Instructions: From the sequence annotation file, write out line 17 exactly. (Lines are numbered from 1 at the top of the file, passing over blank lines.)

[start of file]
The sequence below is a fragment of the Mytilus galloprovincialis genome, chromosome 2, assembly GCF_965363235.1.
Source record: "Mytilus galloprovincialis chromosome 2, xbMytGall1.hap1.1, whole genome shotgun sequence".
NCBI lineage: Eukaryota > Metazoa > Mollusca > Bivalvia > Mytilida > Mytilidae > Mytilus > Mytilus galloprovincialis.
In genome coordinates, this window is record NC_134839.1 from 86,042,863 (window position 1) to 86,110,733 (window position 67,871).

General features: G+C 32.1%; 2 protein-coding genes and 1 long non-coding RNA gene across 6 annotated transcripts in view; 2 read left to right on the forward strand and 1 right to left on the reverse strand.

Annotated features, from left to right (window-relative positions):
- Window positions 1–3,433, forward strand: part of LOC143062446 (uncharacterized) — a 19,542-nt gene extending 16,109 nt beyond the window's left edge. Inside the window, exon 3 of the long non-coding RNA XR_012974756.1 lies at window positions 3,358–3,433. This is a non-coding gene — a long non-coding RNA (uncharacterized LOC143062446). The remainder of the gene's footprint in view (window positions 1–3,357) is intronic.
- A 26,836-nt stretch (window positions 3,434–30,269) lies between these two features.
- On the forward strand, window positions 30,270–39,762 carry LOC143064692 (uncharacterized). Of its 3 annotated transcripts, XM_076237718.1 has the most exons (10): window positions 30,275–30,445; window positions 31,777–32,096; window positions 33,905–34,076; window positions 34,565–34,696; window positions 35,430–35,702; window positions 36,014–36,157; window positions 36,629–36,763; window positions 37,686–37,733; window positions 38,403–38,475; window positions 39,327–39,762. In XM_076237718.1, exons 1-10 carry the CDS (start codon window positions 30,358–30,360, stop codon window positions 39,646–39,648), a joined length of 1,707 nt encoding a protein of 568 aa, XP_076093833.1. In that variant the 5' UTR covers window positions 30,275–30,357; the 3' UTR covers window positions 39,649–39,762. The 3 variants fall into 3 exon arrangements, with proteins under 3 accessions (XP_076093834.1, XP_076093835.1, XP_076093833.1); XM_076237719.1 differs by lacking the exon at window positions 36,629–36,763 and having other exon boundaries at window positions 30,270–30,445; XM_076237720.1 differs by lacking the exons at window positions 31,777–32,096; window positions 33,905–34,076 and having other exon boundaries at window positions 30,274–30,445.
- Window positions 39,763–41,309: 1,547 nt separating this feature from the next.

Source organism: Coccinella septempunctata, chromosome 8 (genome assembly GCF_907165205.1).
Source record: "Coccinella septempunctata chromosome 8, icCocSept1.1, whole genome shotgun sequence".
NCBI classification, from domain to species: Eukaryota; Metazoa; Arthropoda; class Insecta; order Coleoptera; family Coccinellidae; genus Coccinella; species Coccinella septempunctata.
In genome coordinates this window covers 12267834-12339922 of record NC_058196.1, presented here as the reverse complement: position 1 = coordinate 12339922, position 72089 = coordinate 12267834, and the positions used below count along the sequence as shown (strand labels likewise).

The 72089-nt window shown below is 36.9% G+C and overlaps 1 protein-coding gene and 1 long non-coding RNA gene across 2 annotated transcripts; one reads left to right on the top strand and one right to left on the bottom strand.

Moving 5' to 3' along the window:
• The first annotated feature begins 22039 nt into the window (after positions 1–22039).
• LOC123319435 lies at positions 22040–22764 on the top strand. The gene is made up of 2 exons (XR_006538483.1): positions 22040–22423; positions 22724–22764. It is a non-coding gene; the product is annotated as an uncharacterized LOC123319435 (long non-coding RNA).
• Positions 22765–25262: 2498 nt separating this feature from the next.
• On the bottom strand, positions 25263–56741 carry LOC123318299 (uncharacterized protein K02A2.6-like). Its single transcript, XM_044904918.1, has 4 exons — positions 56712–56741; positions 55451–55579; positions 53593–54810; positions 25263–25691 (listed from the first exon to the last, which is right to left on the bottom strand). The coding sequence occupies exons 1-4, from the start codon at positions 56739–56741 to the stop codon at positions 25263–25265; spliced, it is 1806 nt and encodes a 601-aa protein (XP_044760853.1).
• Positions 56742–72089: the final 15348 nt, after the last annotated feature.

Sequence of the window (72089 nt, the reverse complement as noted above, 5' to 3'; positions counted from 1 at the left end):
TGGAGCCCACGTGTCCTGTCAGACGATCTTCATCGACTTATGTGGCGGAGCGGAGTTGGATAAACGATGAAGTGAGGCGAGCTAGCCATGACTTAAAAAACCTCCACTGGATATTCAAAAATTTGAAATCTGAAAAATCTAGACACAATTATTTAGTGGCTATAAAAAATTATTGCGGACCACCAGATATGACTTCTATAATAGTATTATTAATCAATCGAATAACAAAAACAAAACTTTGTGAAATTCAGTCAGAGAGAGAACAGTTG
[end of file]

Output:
• The first annotated feature begins 22039 nt into the window (after positions 1–22039).